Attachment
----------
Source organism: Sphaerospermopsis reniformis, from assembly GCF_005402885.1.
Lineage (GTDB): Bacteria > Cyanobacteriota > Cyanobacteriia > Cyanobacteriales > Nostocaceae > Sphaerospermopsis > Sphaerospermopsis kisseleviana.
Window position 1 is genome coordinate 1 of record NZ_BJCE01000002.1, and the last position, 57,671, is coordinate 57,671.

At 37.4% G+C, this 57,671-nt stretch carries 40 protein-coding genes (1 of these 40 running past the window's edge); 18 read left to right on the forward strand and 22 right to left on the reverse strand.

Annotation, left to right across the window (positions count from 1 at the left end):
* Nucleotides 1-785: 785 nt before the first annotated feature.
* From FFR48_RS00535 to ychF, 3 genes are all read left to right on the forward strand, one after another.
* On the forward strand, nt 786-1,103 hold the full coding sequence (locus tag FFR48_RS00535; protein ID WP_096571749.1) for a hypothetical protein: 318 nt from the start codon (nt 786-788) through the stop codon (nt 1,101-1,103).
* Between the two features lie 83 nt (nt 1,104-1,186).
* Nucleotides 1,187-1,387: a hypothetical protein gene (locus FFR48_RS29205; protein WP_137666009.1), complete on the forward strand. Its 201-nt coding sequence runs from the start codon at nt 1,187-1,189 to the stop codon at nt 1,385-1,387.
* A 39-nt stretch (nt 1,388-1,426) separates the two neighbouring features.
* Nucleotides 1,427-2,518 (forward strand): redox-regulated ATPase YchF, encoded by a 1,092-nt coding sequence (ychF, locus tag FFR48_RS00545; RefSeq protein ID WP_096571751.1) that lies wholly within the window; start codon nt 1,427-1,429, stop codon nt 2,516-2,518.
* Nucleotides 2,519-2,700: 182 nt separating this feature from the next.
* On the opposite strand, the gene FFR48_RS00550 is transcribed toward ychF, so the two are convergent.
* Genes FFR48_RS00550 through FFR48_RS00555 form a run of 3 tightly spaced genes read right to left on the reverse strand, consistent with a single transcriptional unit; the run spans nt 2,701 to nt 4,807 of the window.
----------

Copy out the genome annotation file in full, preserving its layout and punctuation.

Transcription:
Source organism: Sphaerospermopsis reniformis, from assembly GCF_005402885.1.
Lineage (GTDB): Bacteria > Cyanobacteriota > Cyanobacteriia > Cyanobacteriales > Nostocaceae > Sphaerospermopsis > Sphaerospermopsis kisseleviana.
Window position 1 is genome coordinate 1 of record NZ_BJCE01000002.1, and the last position, 57,671, is coordinate 57,671.

At 37.4% G+C, this 57,671-nt stretch carries 40 protein-coding genes (1 of these 40 running past the window's edge); 18 read left to right on the forward strand and 22 right to left on the reverse strand.

Annotation, left to right across the window (positions count from 1 at the left end):
* Nucleotides 1-785: 785 nt before the first annotated feature.
* From FFR48_RS00535 to ychF, 3 genes are all read left to right on the forward strand, one after another.
* On the forward strand, nt 786-1,103 hold the full coding sequence (locus tag FFR48_RS00535; protein ID WP_096571749.1) for a hypothetical protein: 318 nt from the start codon (nt 786-788) through the stop codon (nt 1,101-1,103).
* Between the two features lie 83 nt (nt 1,104-1,186).
* Nucleotides 1,187-1,387: a hypothetical protein gene (locus FFR48_RS29205; protein WP_137666009.1), complete on the forward strand. Its 201-nt coding sequence runs from the start codon at nt 1,187-1,189 to the stop codon at nt 1,385-1,387.
* A 39-nt stretch (nt 1,388-1,426) separates the two neighbouring features.
* Nucleotides 1,427-2,518 (forward strand): redox-regulated ATPase YchF, encoded by a 1,092-nt coding sequence (ychF, locus tag FFR48_RS00545; RefSeq protein ID WP_096571751.1) that lies wholly within the window; start codon nt 1,427-1,429, stop codon nt 2,516-2,518.
* Nucleotides 2,519-2,700: 182 nt separating this feature from the next.
* On the opposite strand, the gene FFR48_RS00550 is transcribed toward ychF, so the two are convergent.
* Genes FFR48_RS00550 through FFR48_RS00555 form a run of 3 tightly spaced genes read right to left on the reverse strand, consistent with a single transcriptional unit; the run spans nt 2,701 to nt 4,807 of the window.